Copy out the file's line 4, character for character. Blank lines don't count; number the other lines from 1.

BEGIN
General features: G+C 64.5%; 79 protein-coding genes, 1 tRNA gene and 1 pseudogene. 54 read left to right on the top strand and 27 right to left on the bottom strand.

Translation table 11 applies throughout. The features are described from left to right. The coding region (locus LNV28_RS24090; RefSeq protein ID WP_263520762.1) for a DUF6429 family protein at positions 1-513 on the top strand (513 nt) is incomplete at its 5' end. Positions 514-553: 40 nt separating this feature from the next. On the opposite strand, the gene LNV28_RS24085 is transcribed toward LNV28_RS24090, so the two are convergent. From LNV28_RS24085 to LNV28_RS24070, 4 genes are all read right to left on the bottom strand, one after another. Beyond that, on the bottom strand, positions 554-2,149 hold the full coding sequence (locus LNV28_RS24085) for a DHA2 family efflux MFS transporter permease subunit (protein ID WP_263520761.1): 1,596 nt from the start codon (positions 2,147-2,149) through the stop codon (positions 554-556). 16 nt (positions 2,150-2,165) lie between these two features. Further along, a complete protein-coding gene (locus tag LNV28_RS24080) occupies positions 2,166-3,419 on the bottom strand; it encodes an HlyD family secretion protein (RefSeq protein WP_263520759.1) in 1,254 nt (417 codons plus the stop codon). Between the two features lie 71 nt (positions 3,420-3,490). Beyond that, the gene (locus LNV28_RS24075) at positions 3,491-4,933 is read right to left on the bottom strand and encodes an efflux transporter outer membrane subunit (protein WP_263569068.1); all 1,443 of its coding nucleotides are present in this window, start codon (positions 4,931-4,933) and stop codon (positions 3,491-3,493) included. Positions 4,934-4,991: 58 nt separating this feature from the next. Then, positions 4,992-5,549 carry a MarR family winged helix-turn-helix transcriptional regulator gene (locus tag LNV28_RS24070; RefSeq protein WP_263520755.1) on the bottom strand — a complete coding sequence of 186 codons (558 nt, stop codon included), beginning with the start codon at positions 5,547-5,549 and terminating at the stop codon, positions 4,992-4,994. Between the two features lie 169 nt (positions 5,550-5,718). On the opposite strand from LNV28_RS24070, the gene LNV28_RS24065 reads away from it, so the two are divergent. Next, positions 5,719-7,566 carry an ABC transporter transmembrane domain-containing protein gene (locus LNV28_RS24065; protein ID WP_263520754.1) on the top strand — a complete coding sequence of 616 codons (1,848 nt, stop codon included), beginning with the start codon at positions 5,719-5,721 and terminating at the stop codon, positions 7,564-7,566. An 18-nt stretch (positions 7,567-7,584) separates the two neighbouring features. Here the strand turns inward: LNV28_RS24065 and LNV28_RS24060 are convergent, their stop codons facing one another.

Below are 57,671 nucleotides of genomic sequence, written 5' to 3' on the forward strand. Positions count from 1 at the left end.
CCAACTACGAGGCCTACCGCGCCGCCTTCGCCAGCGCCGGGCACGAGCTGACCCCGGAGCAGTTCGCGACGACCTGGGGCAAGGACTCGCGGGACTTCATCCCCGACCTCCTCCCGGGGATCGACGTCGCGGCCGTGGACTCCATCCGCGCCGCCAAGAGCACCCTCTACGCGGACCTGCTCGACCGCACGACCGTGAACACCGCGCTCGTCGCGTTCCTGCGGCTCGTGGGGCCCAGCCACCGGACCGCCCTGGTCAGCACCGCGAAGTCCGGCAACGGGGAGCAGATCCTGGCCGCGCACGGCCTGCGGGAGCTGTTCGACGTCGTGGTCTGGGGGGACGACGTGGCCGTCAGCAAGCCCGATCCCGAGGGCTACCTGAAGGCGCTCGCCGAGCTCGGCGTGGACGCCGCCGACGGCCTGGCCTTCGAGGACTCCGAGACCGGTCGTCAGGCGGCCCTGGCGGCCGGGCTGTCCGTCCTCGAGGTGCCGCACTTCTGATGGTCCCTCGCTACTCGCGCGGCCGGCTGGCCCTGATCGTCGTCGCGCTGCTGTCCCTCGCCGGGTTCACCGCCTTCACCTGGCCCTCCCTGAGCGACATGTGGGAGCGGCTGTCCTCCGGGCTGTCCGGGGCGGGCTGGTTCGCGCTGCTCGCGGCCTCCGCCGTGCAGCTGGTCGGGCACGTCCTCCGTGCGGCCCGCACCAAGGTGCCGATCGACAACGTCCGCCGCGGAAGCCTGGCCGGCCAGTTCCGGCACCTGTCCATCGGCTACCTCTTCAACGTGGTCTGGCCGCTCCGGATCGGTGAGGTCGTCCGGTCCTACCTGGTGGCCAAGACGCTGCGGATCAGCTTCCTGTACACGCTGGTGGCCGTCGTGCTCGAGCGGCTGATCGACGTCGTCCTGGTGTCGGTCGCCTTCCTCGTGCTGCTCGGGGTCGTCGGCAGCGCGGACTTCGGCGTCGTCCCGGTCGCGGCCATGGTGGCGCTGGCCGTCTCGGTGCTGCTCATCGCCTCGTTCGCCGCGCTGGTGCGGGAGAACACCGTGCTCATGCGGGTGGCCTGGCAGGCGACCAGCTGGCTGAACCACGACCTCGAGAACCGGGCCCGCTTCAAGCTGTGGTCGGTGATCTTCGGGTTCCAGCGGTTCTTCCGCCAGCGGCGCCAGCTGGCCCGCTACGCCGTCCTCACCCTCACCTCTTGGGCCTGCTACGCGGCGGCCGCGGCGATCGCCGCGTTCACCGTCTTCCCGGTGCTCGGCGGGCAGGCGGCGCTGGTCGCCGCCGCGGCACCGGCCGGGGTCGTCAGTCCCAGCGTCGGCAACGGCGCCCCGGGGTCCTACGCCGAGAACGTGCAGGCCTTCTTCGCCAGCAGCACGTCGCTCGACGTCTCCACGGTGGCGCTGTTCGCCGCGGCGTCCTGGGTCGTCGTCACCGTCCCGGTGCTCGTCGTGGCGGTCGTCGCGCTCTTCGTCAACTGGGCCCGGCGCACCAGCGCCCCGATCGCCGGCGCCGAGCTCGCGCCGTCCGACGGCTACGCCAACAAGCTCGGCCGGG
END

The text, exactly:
CCAACTACGAGGCCTACCGCGCCGCCTTCGCCAGCGCCGGGCACGAGCTGACCCCGGAGCAGTTCGCGACGACCTGGGGCAAGGACTCGCGGGACTTCATCCCCGACCTCCTCCCGGGGATCGACGTCGCGGCCGTGGACTCCATCCGCGCCGCCAAGAGCACCCTCTACGCGGACCTGCTCGACCGCACGACCGTGAACACCGCGCTCGTCGCGTTCCTGCGGCTCGTGGGGCCCAGCCACCGGACCGCCCTGGTCAGCACCGCGAAGTCCGGCAACGGGGAGCAGATCCTGGCCGCGCACGGCCTGCGGGAGCTGTTCGACGTCGTGGTCTGGGGGGACGACGTGGCCGTCAGCAAGCCCGATCCCGAGGGCTACCTGAAGGCGCTCGCCGAGCTCGGCGTGGACGCCGCCGACGGCCTGGCCTTCGAGGACTCCGAGACCGGTCGTCAGGCGGCCCTGGCGGCCGGGCTGTCCGTCCTCGAGGTGCCGCACTTCTGATGGTCCCTCGCTACTCGCGCGGCCGGCTGGCCCTGATCGTCGTCGCGCTGCTGTCCCTCGCCGGGTTCACCGCCTTCACCTGGCCCTCCCTGAGCGACATGTGGGAGCGGCTGTCCTCCGGGCTGTCCGGGGCGGGCTGGTTCGCGCTGCTCGCGGCCTCCGCCGTGCAGCTGGTCGGGCACGTCCTCCGTGCGGCCCGCACCAAGGTGCCGATCGACAACGTCCGCCGCGGAAGCCTGGCCGGCCAGTTCCGGCACCTGTCCATCGGCTACCTCTTCAACGTGGTCTGGCCGCTCCGGATCGGTGAGGTCGTCCGGTCCTACCTGGTGGCCAAGACGCTGCGGATCAGCTTCCTGTACACGCTGGTGGCCGTCGTGCTCGAGCGGCTGATCGACGTCGTCCTGGTGTCGGTCGCCTTCCTCGTGCTGCTCGGGGTCGTCGGCAGCGCGGACTTCGGCGTCGTCCCGGTCGCGGCCATGGTGGCGCTGGCCGTCTCGGTGCTGCTCATCGCCTCGTTCGCCGCGCTGGTGCGGGAGAACACCGTGCTCATGCGGGTGGCCTGGCAGGCGACCAGCTGGCTGAACCACGACCTCGAGAACCGGGCCCGCTTCAAGCTGTGGTCGGTGATCTTCGGGTTCCAGCGGTTCTTCCGCCAGCGGCGCCAGCTGGCCCGCTACGCCGTCCTCACCCTCACCTCTTGGGCCTGCTACGCGGCGGCCGCGGCGATCGCCGCGTTCACCGTCTTCCCGGTGCTCGGCGGGCAGGCGGCGCTGGTCGCCGCCGCGGCACCGGCCGGGGTCGTCAGTCCCAGCGTCGGCAACGGCGCCCCGGGGTCCTACGCCGAGAACGTGCAGGCCTTCTTCGCCAGCAGCACGTCGCTCGACGTCTCCACGGTGGCGCTGTTCGCCGCGGCGTCCTGGGTCGTCGTCACCGTCCCGGTGCTCGTCGTGGCGGTCGTCGCGCTCTTCGTCAACTGGGCCCGGCGCACCAGCGCCCCGATCGCCGGCGCCGAGCTCGCGCCGTCCGACGGCTACGCCAACAAGCTCGGCCGGG